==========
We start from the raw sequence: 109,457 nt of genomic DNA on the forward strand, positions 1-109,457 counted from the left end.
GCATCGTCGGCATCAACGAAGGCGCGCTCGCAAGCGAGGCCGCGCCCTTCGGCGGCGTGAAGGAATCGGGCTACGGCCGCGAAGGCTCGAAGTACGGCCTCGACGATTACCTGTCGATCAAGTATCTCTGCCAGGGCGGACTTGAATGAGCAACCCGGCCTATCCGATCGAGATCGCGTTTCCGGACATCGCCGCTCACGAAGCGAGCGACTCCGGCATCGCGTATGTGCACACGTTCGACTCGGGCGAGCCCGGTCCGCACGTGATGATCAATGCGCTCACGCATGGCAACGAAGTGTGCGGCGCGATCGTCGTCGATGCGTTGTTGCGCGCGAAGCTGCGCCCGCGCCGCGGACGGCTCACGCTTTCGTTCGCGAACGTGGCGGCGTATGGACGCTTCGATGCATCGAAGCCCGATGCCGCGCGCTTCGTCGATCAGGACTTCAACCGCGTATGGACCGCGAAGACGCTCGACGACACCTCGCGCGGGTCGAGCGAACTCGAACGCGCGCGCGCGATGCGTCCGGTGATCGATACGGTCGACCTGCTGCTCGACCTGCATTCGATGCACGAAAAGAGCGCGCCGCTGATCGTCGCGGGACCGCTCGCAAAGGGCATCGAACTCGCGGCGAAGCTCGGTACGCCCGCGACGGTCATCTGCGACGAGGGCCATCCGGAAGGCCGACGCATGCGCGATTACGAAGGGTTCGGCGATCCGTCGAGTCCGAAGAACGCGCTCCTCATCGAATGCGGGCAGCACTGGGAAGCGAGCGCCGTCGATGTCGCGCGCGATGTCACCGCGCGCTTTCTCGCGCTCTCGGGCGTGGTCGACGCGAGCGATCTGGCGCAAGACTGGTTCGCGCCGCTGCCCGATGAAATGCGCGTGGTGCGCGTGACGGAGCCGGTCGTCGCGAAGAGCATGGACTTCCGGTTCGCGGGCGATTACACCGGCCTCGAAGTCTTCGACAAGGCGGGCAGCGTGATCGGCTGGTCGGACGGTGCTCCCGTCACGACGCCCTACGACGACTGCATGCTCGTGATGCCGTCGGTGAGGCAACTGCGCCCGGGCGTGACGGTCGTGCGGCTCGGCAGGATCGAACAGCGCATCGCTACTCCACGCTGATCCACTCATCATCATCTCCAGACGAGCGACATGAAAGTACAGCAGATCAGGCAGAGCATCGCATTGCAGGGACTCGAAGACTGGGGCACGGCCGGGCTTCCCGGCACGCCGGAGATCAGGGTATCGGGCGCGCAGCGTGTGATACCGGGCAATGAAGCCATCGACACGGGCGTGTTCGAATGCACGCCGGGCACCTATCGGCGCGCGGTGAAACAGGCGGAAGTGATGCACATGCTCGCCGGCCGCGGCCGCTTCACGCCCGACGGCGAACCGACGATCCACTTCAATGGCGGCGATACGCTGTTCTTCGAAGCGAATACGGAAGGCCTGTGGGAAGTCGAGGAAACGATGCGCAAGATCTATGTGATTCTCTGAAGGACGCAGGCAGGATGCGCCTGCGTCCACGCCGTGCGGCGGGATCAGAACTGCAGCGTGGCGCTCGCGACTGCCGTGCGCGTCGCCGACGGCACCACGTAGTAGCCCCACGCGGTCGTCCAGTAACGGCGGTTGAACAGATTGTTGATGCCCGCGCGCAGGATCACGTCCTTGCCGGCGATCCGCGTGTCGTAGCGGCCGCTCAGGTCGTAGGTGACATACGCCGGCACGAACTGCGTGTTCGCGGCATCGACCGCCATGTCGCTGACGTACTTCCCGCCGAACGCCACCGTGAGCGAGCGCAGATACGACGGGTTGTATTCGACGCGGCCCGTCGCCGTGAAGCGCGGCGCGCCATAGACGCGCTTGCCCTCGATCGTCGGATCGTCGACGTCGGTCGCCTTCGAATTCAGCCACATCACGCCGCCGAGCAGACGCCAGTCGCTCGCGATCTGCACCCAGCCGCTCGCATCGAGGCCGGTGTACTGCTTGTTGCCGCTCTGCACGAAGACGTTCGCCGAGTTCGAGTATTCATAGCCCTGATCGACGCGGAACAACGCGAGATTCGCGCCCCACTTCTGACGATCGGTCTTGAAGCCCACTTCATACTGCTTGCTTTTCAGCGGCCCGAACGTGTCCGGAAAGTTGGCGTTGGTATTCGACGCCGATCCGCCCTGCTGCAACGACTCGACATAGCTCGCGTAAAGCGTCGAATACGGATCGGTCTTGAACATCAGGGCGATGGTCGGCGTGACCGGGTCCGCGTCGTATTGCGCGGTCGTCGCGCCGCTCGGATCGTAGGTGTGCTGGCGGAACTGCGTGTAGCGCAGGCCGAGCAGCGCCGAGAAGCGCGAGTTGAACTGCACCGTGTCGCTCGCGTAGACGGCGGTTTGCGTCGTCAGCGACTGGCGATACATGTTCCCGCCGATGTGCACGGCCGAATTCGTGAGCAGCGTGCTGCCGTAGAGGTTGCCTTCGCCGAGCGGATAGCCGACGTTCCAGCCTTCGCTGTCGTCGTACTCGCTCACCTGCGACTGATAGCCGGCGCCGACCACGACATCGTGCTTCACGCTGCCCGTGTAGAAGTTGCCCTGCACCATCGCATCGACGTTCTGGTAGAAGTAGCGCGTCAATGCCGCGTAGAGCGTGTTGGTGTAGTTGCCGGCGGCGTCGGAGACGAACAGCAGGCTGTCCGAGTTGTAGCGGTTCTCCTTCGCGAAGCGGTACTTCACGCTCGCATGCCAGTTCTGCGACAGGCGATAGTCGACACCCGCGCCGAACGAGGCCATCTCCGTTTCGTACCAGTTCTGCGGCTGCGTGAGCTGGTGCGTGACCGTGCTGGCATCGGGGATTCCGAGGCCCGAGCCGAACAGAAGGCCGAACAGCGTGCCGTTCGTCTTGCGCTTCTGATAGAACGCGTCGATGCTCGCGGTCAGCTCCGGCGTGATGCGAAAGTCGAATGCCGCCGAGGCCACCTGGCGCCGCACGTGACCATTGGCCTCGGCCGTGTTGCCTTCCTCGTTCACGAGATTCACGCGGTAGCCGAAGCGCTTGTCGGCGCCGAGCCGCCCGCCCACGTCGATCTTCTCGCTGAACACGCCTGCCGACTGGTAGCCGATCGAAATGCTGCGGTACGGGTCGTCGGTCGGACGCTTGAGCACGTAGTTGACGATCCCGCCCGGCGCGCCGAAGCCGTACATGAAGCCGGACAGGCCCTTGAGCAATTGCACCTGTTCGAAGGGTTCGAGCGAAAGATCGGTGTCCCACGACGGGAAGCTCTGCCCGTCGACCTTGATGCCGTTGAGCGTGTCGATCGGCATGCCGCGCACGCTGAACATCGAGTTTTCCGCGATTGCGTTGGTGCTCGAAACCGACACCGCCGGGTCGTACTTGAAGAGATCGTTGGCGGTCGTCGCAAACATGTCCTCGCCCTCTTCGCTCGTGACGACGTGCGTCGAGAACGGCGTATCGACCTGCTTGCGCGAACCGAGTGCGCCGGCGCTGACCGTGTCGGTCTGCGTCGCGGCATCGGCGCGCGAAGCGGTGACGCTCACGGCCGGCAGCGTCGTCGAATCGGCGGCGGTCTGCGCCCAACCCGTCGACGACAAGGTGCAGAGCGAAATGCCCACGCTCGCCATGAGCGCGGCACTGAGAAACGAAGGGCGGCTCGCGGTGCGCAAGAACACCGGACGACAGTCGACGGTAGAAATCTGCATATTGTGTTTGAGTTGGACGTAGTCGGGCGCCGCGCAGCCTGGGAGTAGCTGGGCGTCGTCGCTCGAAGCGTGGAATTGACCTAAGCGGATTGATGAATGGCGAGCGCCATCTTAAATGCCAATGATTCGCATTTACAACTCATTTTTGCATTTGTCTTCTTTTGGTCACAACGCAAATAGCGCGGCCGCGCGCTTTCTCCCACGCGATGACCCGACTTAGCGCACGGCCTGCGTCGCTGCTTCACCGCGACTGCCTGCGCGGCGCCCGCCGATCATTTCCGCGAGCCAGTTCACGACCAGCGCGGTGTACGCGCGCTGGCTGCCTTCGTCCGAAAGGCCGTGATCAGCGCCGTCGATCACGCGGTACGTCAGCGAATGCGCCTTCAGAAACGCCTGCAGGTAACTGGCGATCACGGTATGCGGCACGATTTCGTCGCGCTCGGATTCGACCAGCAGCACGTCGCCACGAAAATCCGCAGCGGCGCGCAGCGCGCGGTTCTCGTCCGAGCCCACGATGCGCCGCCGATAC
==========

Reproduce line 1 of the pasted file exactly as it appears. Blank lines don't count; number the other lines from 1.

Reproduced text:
We start from the raw sequence: 109,457 nt of genomic DNA on the forward strand, positions 1-109,457 counted from the left end.